Azithromycin for Acute-Onset Obsessive-Compulsive Disorder in Children
The Carlat Child Psychiatry Report, Volume 9, Number 2&3, March 2018
Thomas Jordan, MD
Dr. Jordan has disclosed that he has no relevant financial or other interests in any commercial companies pertaining to this educational activity.
Review of: Murphy et al, J Child Adolesc Psychopharmacol 2017; 27(7):640–651
Pediatric acute-onset neuropsychiatric syndrome (PANS) and pediatric autoimmune neuropsychiatric syndrome associated with streptococcus (PANDAS) have been the subject of many debates in the field.
From obsessions, compulsions, and tics, to personality changes and oppositional behavior, the symptoms of PANS are wide-ranging. PANDAS is considered a subset of PANS that is temporally associated with a Group A streptococcal (GAS) infection.
Due to the link to an infectious cause, antibiotics are being assessed as a treatment for PANS. This study specifically evaluated the tolerability and efficacy of azithromycin in treating children with acute onset of OCD who met criteria for PANS.
Conducted with 31 children ages 4–14, the study was a randomized, double-blind, placebo-controlled trial comparing treatment with azithromycin (10 mg/kg, up to 500 mg per day) to placebo for children with an acute onset of moderate or worse OCD symptoms and neuropsychiatric symptoms. The primary outcomes were changes in the Children’s Yale-Brown Obsessive Compulsive Scale (CY-BOCS), and in the Clinical Global Impression—Severity (CGI-S) scale. Several secondary outcomes were measured, including other scales for tic severity, affective lability, and anxiety. Outcome measurements were taken at baseline and then weekly for four weeks over the study period.
The results of the trial were split. The azithromycin group had a significantly greater reduction in OCD severity as measured by the CGI-S (p = 0.003) at week 4, but there was no significant difference between the treatment and control groups in the CY-BOCS scores (p = 0.203). Interestingly, the children in the azithromycin group with greater tic severity at baseline showed the most improvement in the CGI-S. For the secondary outcome measures, the only significant effect was a reduction in the Clinical Global Impression—Improvement Mood subscale (p = 0.006) in the azithromycin group.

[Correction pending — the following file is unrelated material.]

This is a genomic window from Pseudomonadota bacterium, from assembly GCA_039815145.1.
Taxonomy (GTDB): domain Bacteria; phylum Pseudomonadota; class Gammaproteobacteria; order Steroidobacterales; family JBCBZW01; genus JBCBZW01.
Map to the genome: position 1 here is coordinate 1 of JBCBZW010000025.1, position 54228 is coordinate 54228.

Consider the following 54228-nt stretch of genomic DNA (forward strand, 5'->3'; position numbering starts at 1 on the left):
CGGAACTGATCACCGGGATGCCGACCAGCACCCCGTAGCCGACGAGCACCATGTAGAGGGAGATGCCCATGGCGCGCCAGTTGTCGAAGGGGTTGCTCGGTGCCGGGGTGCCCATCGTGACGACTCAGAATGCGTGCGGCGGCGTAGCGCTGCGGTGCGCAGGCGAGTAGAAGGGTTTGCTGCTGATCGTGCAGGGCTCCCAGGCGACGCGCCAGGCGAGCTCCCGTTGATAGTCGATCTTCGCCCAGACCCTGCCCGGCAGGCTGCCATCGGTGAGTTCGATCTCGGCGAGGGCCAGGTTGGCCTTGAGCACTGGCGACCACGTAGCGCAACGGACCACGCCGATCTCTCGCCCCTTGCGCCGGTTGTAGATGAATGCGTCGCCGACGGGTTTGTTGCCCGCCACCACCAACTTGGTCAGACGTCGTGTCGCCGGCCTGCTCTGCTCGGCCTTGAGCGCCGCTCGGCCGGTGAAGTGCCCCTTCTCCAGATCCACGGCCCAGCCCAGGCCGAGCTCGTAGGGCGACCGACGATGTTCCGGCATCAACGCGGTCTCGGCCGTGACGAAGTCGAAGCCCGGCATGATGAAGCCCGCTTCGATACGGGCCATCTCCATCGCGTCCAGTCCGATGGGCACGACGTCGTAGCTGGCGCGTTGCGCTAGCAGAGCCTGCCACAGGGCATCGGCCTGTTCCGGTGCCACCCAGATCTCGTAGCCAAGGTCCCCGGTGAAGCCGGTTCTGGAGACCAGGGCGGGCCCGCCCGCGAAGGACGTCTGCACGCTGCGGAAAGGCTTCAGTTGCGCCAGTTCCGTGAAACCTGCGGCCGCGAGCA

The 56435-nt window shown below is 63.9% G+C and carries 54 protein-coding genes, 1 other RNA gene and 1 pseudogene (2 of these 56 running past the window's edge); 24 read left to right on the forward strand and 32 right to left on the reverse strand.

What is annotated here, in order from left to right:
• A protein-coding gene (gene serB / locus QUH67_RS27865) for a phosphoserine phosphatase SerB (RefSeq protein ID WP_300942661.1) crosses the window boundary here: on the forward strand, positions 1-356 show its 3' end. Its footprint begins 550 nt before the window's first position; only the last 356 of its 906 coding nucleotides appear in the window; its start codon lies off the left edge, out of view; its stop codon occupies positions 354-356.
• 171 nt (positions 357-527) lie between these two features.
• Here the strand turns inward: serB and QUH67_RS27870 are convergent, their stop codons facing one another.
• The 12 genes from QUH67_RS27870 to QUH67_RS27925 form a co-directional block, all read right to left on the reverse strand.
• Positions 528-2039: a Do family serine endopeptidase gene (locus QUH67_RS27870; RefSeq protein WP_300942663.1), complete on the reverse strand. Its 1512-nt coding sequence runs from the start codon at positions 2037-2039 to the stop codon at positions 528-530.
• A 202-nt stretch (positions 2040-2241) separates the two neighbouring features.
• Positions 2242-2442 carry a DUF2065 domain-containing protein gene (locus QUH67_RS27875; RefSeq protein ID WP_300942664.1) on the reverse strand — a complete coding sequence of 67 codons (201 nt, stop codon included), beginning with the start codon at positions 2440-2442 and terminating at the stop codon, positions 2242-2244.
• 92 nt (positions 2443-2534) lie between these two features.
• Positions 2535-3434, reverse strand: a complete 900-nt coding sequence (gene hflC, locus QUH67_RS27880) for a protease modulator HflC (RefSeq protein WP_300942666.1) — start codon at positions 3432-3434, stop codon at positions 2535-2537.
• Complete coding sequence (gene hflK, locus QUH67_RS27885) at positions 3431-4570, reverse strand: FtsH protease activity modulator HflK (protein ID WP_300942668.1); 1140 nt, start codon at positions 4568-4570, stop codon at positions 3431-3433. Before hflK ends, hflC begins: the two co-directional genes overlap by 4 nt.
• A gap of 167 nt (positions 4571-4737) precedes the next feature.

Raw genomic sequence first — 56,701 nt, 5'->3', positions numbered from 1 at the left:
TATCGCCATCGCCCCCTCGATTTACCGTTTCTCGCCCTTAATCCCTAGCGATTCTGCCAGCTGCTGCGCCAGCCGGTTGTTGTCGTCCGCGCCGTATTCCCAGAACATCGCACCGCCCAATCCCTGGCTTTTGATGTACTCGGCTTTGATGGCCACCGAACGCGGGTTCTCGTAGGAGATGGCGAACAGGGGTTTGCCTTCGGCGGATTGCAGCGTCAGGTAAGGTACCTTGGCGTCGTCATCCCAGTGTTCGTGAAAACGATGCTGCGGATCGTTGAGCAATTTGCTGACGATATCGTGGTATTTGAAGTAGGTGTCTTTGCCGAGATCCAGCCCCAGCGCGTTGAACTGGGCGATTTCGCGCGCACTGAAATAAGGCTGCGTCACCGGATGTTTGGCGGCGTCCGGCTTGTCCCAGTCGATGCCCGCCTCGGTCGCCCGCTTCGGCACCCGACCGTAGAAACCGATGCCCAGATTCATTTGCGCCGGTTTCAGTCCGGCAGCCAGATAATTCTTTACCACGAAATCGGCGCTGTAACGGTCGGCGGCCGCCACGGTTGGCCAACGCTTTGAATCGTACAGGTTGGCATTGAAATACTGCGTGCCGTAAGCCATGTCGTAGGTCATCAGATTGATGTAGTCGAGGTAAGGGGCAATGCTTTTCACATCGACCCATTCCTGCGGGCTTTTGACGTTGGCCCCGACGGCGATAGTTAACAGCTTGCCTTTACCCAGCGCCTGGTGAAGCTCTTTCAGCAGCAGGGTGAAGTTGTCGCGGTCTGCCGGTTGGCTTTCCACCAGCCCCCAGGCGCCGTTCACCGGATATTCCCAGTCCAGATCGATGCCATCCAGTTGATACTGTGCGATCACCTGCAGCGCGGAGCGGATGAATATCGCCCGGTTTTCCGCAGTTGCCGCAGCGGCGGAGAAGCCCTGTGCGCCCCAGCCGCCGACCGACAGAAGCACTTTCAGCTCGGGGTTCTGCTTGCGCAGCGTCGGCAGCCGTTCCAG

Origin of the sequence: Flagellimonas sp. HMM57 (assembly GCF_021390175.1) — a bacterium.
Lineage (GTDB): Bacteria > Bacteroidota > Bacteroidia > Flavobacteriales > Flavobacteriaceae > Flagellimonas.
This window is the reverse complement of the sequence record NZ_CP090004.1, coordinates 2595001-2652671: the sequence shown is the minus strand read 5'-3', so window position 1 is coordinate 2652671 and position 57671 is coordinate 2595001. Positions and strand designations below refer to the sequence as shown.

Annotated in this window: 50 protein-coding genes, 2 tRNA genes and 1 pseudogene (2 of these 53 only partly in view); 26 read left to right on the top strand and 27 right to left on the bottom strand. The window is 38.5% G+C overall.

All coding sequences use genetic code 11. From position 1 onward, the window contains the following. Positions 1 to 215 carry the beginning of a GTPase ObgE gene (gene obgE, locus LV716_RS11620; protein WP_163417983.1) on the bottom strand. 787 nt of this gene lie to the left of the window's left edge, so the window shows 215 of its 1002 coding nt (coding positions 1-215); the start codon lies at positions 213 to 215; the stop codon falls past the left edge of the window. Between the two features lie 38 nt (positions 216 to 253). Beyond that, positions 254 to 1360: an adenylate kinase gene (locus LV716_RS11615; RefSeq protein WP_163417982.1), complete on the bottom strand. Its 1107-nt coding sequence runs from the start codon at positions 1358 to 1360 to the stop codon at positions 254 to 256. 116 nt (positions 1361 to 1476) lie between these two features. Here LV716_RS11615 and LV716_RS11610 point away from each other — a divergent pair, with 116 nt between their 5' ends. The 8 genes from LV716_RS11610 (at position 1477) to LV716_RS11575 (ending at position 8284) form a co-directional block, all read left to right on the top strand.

As for side effects, the azithromycin group had significantly more loose stools (53% of treatment group vs 7% of placebo group), and the placebo group reported more constipation (36% of placebo group vs 0% of treatment group). Electrocardiograms were monitored at baseline and at week 4, showing a significant increase in the QTc (p = 0.007) for children in the azithromycin group. Four participants in the azithromycin group had a borderline QTc of 440–460 at week 4 versus 1 participant in the placebo group.
This study, along with other past trials of antibiotics for PANS, gives us mixed results. The authors postulate that the CY-BOCS may not have been the best rating tool for the younger children in this trial, leading to the less robust results compared to the CGI-S outcome. Better response to antibiotic treatment was mediated by baseline tic severity, which will need further exploration. The authors also recognize the limitations of the small study size, and view this as a pilot study that may lead to larger trials in the future. If you do embark on using azithromycin, consider baseline and follow-up electrocardiograms to watch for QTc changes.